In patients with early rheumatoid arthritis (RA), synovial perfusion is associated with remission, treatment response, and cartilage quality, according to study results published in the Journal of Rheumatology.
The study included treatment-naïve participants with RA as defined by 2016 European League Against Rheumatism (EULAR) criteria (n=28). Participants were assessed at baseline and 3 and 6 months after initiating methotrexate therapy.
The researchers assessed synovial perfusion and cartilage quality using dynamic contrast-enhanced magnetic resonance imaging (DCE-MRI) in metacarpophalangeal joints. They calculated maximum contrast enhancement, maximum synovial volume, and rate of contrast enhancement after 17 seconds.
At 3 months, 17.9% of participants (n=5) met the EULAR remission criteria. At 12 months, this increased to 42.9% of participants (n=12). Any treatment response (good or moderate) was associated with lower maximum contrast enhancement (P <.05) but not with maximum synovial volume or rate of contrast enhancement.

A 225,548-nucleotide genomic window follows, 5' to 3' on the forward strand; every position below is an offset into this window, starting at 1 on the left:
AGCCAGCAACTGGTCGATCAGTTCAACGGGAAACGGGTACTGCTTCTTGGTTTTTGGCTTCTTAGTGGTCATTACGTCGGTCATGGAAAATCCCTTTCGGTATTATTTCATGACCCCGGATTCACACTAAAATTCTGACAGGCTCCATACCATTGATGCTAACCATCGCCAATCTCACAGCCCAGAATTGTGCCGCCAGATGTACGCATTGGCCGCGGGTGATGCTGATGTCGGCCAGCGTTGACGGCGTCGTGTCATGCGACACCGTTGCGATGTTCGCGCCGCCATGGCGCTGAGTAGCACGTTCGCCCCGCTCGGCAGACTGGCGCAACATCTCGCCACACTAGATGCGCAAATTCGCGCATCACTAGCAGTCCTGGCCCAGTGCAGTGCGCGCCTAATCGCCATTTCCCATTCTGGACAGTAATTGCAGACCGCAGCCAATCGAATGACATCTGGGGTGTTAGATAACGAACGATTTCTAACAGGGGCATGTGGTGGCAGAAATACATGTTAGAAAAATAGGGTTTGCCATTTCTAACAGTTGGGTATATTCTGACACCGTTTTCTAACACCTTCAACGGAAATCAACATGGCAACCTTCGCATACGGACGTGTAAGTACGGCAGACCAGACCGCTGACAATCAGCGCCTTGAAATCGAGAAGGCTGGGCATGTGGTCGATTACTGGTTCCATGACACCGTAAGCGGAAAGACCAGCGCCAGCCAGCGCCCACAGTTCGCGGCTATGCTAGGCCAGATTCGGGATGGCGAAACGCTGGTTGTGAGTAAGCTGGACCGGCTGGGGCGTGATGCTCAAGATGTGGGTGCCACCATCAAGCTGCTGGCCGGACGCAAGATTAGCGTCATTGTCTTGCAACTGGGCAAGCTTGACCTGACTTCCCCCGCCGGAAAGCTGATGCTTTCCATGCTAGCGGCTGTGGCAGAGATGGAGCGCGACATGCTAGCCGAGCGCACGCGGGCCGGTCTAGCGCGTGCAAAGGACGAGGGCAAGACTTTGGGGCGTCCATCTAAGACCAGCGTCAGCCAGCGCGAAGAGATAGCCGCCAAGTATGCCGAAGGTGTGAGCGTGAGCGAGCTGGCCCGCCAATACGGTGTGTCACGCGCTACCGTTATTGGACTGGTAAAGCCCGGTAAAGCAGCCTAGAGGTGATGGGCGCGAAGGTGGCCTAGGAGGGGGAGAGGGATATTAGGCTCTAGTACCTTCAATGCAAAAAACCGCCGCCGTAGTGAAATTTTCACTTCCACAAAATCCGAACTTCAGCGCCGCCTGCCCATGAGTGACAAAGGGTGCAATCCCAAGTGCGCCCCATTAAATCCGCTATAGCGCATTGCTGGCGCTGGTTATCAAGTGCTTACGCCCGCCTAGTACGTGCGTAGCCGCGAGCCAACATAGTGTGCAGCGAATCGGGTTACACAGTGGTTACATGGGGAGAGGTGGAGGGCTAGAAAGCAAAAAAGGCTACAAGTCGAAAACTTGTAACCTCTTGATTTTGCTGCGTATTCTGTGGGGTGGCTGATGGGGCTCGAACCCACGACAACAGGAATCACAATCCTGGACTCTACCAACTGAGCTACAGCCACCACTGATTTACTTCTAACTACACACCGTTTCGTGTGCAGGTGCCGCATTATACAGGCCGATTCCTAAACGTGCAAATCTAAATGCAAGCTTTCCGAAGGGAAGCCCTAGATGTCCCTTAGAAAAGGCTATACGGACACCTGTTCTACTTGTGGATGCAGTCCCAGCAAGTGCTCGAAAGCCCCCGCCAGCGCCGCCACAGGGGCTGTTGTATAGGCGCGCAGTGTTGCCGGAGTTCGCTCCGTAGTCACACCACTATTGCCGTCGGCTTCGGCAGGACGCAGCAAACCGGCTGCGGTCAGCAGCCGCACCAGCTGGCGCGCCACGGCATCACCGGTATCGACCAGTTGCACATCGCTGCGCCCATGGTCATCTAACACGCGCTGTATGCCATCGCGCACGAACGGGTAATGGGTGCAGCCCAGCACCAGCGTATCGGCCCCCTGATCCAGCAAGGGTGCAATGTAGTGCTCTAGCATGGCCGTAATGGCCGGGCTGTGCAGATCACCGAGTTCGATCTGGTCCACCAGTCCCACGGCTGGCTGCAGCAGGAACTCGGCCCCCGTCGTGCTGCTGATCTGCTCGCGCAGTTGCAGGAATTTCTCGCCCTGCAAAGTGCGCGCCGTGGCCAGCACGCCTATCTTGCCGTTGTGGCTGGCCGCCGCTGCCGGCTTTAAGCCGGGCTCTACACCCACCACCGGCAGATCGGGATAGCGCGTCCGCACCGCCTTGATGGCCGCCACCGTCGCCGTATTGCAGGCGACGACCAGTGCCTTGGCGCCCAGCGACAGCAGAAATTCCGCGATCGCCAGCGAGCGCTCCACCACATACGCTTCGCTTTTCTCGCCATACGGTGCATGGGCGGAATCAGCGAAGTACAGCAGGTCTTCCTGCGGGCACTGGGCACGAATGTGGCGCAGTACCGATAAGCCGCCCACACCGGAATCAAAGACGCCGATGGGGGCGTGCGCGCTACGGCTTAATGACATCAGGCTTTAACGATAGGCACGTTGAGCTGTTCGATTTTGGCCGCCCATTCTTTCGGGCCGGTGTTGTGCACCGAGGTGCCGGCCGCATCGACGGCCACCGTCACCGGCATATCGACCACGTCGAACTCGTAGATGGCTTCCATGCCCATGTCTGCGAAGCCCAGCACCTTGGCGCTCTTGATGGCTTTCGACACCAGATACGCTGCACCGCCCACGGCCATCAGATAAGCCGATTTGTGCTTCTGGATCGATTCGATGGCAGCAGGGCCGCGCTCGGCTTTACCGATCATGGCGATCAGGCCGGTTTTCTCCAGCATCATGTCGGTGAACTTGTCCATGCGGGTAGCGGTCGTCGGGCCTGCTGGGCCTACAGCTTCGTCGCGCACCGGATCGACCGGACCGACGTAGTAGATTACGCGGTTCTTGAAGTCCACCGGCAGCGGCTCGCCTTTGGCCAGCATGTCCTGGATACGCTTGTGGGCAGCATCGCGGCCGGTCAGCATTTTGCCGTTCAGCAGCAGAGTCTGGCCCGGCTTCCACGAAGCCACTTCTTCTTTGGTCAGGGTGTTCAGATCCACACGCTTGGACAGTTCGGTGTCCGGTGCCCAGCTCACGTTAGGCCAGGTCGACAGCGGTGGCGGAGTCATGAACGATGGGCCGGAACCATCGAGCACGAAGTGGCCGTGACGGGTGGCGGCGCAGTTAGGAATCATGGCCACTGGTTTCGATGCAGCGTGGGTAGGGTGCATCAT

The results indicated that synovial perfusion parameters were associated with remission (P <.05) and cartilage quality (P <.004). Having a high score in any DCE-MRI parameter was significantly associated with lower cartilage quality.
Over the course of methotrexate treatment, the results indicated that all DCE-MRI parameters improved, even in participants who did not meet remission or treatment response criteria.
“Our current study expands on this knowledge by demonstrating that DCE-MRI parameters consistently relate to remission and response as defined by the compound measures DAS28 according to EULAR definition,” the researchers wrote.
Sewerin P, Schleich C, Brinks R, et al. Synovial perfusion assessed by dynamic contrast-enhanced MRI is associated to treatment response, remission, and cartilage quality in rheumatoid arthritis [published online April 1, 2019]. J Rheumatol. doi:10.3899/jrheum.180832